Yikes! The on-going crisis in cinema is currently being exasperated by the gnomic world-view of top directors; right now, when audiences require luring back to the big screen, director after director seems content to look backwards and tell the inessential story of how they got here. This ‘ladies and gentlemen, this is ME!’ kind of film-making usually seems self-indulgent to the general public, but at a time when we need to cast a look at a wider world, films like Armageddon Time feel rather dramatically out of step.
Last seen making Ad Astra, James Gray isn’t just any director, and despite a title that sounds more like some kind of disaster movie cliché (That’s Armageddon!) takes inspiration from a Clash song and settles for a coming-of-age tale set back in the 80’s of Ronald Reagan. Paul Graff (Banks Chepeta) is growing up in Queens, keen to experience the world outside his door. His parents (Jeremy Strong and Anne Hathaway) are hard-working and nurturing if tempremental; she’s on the PTA, so Paul’s run of bad behaviour leads them to send him to a private school they can barely afford, where Paul listens to the inspiring words of local businessman Fred Trump (John Diehl) and his daughter Mary-Anne (Jessica Chastain). Paul wants to stay friends with his fellow student Johnny (Jaylin Webb) but pressures mount; can aging patriarch, wise-old-bird and Paul’s grandfather Aaron Rabinowitz (Anthony Hopkins) show Paul a way forward?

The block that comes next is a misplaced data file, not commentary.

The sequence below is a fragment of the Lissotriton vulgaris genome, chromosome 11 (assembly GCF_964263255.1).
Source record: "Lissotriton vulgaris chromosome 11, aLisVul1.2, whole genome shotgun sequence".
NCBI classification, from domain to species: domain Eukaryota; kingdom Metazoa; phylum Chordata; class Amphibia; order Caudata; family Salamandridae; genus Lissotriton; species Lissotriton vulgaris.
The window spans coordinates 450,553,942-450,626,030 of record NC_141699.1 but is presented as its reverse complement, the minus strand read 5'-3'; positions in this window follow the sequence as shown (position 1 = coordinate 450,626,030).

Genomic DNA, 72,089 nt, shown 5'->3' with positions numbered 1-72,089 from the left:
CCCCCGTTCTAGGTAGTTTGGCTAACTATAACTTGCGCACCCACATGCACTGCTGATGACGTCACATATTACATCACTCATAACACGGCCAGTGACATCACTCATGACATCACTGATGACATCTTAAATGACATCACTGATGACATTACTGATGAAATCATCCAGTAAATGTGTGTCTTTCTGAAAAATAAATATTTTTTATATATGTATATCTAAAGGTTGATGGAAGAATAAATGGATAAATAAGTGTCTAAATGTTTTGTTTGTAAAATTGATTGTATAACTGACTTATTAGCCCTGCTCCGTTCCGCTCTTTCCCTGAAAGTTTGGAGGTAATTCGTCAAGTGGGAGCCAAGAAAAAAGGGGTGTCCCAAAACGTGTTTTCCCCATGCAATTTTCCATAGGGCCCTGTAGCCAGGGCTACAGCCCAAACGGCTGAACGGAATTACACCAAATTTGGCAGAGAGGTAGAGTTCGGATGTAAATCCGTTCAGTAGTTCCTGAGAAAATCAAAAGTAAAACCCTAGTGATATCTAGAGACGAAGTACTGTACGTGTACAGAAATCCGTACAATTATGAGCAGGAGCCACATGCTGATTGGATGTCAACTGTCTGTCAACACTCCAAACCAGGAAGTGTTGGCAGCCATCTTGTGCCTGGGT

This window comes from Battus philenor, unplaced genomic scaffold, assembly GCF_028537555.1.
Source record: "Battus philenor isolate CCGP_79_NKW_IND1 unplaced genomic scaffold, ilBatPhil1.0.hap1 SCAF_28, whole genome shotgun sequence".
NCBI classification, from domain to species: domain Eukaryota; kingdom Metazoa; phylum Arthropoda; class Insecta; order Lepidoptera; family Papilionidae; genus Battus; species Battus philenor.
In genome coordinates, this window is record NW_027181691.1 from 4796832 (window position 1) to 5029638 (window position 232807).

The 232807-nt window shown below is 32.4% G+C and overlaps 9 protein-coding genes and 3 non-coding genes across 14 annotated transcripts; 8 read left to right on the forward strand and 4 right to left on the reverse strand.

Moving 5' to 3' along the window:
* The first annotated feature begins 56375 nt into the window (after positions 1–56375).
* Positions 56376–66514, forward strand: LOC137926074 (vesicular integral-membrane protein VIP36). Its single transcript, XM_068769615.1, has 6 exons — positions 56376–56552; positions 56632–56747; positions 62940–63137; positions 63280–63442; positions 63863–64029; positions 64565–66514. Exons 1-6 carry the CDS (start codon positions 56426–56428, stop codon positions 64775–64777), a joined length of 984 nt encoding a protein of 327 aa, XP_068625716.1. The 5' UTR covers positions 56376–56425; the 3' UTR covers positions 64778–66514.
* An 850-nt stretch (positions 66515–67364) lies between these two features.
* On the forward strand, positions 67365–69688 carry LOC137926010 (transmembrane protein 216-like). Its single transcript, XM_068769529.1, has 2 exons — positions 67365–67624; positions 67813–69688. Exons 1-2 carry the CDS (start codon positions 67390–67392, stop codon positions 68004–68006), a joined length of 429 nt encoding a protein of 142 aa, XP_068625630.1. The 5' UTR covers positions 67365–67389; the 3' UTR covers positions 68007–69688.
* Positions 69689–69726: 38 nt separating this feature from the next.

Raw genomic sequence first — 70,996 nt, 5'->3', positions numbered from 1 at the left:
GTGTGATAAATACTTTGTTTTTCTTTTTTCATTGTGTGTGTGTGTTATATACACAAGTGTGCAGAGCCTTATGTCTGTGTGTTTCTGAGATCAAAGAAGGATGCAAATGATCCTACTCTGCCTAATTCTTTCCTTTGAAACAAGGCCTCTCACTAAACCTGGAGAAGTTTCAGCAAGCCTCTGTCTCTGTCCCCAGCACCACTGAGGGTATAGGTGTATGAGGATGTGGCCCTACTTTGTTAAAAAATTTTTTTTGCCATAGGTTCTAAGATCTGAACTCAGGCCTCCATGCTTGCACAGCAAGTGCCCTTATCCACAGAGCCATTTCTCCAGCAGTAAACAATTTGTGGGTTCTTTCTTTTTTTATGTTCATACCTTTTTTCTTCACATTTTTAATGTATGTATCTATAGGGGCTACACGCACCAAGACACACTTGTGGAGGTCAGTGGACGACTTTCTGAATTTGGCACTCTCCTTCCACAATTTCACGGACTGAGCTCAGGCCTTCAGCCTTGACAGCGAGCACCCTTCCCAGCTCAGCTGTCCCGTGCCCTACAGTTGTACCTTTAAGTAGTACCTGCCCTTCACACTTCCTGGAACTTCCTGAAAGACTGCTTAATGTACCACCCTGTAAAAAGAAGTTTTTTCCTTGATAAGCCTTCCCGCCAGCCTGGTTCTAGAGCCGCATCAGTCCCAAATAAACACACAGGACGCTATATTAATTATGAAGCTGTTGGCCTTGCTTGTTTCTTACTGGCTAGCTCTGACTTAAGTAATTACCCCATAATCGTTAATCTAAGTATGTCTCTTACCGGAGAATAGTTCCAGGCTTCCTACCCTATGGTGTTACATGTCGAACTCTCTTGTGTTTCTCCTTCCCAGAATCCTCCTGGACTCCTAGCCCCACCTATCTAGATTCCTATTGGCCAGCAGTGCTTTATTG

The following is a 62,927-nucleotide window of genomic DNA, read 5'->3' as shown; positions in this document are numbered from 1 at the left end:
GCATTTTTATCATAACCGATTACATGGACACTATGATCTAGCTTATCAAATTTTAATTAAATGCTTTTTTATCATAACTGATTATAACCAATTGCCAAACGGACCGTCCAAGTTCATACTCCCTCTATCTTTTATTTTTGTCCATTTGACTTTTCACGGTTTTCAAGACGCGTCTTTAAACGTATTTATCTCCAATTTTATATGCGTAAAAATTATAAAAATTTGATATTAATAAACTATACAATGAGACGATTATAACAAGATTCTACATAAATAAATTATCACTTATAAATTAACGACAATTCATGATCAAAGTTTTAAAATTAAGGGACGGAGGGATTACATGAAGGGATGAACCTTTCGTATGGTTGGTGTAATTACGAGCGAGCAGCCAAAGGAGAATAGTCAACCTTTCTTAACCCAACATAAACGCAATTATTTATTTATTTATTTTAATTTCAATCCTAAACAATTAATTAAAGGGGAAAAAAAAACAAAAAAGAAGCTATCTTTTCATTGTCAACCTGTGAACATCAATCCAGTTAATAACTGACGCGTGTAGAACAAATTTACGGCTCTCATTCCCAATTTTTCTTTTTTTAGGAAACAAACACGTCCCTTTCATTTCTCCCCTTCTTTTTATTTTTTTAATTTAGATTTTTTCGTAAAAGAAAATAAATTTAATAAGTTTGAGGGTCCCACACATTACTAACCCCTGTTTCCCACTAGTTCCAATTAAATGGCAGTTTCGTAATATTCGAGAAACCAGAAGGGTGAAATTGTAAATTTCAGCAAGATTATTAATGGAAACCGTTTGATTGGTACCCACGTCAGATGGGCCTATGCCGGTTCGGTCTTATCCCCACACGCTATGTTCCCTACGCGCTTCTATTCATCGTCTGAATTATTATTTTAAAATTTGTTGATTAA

Politically, Armageddon Time promises a lot, but while there are likely to be dozens of films made about the disgraced former president Trump, this isn’t one of the more involved; there’s only a couple of scenes which involve the Trump family although it’s easy to see where the film stands on them. ‘Never forget the past because one day, it will come for you,’ says Aaron…’never give in to these bastards.’ With an actor like Hopkins involved, Paul’s journey isn’t a dull one; trips to the Guggenheim for an elaborate fantasy sequence, or his dad’s recommendation of the writings of Edward de Bono also help us understand where Paul’s head is at. But although Rapper’s Delight still sounds sweet today, Gray seems too intent on drilling down on a specific personal memory viewed from the hindsight of now; ‘I hear they might get back together soon’ says Paul of the Beatles, and while the audience can certainly draw a firm timeline, such dialogue feels precocious and too-knowingly self-aware.
Armageddon Time might have seemed more prescient in pre-pandemic times; despite being reasonably clear-eyed and detailed, this eventually qualifies as self-indulgent nostalgia. Warnings about Trump are a good six years too late to be useful to anyone, and while Gray picks up a familiar moral when Aaron advises that others ‘never had your advantage’, this doesn’t play like Fitzgerald or Salinger, but just another director whose understanding doesn’t seem to extend much further than their own, cossetted experience. We need heroes right now, and Armageddon Time’s sturdy consideration of 80’s morals feels too staid and polemic to firmly land with many.